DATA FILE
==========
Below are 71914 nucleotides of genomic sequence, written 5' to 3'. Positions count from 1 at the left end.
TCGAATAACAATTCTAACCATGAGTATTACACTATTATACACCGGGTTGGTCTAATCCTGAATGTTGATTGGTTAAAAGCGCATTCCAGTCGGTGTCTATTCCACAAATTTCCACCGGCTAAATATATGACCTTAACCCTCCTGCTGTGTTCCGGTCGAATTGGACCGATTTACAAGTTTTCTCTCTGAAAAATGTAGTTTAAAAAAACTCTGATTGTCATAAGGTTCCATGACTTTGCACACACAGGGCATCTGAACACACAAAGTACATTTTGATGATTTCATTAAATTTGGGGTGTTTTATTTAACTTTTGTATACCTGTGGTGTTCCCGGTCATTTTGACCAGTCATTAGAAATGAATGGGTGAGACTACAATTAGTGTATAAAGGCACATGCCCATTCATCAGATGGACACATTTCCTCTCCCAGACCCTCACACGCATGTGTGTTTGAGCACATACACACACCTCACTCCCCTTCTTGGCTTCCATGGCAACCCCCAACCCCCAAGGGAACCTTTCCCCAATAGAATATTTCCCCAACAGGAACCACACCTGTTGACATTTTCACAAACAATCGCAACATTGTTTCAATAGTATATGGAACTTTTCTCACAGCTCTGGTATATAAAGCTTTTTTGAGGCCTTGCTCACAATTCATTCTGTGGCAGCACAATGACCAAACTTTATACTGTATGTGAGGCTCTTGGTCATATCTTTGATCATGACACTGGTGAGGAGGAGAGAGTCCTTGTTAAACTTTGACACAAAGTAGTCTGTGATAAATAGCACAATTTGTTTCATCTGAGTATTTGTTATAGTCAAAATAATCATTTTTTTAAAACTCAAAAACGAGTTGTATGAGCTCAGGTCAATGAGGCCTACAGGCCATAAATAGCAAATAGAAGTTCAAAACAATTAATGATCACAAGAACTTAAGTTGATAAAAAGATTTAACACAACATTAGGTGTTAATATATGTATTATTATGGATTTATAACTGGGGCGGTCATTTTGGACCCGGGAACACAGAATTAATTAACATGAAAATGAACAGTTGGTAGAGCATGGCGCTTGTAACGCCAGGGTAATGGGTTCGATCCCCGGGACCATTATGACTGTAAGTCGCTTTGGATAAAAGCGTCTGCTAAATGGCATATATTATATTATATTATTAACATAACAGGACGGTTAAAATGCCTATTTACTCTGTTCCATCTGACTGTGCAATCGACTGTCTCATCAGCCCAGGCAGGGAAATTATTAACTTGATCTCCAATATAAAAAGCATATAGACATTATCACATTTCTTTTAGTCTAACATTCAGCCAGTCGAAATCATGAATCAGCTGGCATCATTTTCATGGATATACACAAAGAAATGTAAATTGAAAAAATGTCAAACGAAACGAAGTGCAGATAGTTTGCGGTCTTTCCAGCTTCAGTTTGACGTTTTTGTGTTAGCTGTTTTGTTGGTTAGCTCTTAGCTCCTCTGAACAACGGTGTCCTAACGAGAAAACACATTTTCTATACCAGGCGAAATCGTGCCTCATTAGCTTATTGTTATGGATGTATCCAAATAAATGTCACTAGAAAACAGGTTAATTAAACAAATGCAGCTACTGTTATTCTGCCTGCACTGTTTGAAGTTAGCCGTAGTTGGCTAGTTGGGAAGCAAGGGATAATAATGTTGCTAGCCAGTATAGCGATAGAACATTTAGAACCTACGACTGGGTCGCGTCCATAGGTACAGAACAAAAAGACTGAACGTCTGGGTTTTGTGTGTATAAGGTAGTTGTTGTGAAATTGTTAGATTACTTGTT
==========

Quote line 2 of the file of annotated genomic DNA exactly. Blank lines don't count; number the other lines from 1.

TCGAATAACAATTCTAACCATGAGTATTACACTATTATACACCGGGTTGGTCTAATCCTGAATGTTGATTGGTTAAAAGCGCATTCCAGTCGGTGTCTATTCCACAAATTTCCACCGGCTAAATATATGACCTTAACCCTCCTGCTGTGTTCCGGTCGAATTGGACCGATTTACAAGTTTTCTCTCTGAAAAATGTAGTTTAAAAAAACTCTGATTGTCATAAGGTTCCATGACTTTGCACACACAGGGCATCTGAACACACAAAGTACATTTTGATGATTTCATTAAATTTGGGGTGTTTTATTTAACTTTTGTATACCTGTGGTGTTCCCGGTCATTTTGACCAGTCATTAGAAATGAATGGGTGAGACTACAATTAGTGTATAAAGGCACATGCCCATTCATCAGATGGACACATTTCCTCTCCCAGACCCTCACACGCATGTGTGTTTGAGCACATACACACACCTCACTCCCCTTCTTGGCTTCCATGGCAACCCCCAACCCCCAAGGGAACCTTTCCCCAATAGAATATTTCCCCAACAGGAACCACACCTGTTGACATTTTCACAAACAATCGCAACATTGTTTCAATAGTATATGGAACTTTTCTCACAGCTCTGGTATATAAAGCTTTTTTGAGGCCTTGCTCACAATTCATTCTGTGGCAGCACAATGACCAAACTTTATACTGTATGTGAGGCTCTTGGTCATATCTTTGATCATGACACTGGTGAGGAGGAGAGAGTCCTTGTTAAACTTTGACACAAAGTAGTCTGTGATAAATAGCACAATTTGTTTCATCTGAGTATTTGTTATAGTCAAAATAATCATTTTTTTAAAACTCAAAAACGAGTTGTATGAGCTCAGGTCAATGAGGCCTACAGGCCATAAATAGCAAATAGAAGTTCAAAACAATTAATGATCACAAGAACTTAAGTTGATAAAAAGATTTAACACAACATTAGGTGTTAATATATGTATTATTATGGATTTATAACTGGGGCGGTCATTTTGGACCCGGGAACACAGAATTAATTAACATGAAAATGAACAGTTGGTAGAGCATGGCGCTTGTAACGCCAGGGTAATGGGTTCGATCCCCGGGACCATTATGACTGTAAGTCGCTTTGGATAAAAGCGTCTGCTAAATGGCATATATTATATTATATTATTAACATAACAGGACGGTTAAAATGCCTATTTACTCTGTTCCATCTGACTGTGCAATCGACTGTCTCATCAGCCCAGGCAGGGAAATTATTAACTTGATCTCCAATATAAAAAGCATATAGACATTATCACATTTCTTTTAGTCTAACATTCAGCCAGTCGAAATCATGAATCAGCTGGCATCATTTTCATGGATATACACAAAGAAATGTAAATTGAAAAAATGTCAAACGAAACGAAGTGCAGATAGTTTGCGGTCTTTCCAGCTTCAGTTTGACGTTTTTGTGTTAGCTGTTTTGTTGGTTAGCTCTTAGCTCCTCTGAACAACGGTGTCCTAACGAGAAAACACATTTTCTATACCAGGCGAAATCGTGCCTCATTAGCTTATTGTTATGGATGTATCCAAATAAATGTCACTAGAAAACAGGTTAATTAAACAAATGCAGCTACTGTTATTCTGCCTGCACTGTTTGAAGTTAGCCGTAGTTGGCTAGTTGGGAAGCAAGGGATAATAATGTTGCTAGCCAGTATAGCGATAGAACATTTAGAACCTACGACTGGGTCGCGTCCATAGGTACAGAACAAAAAGACTGAACGTCTGGGTTTTGTGTGTATAAGGTAGTTGTTGTGAAATTGTTAGATTACTTGTT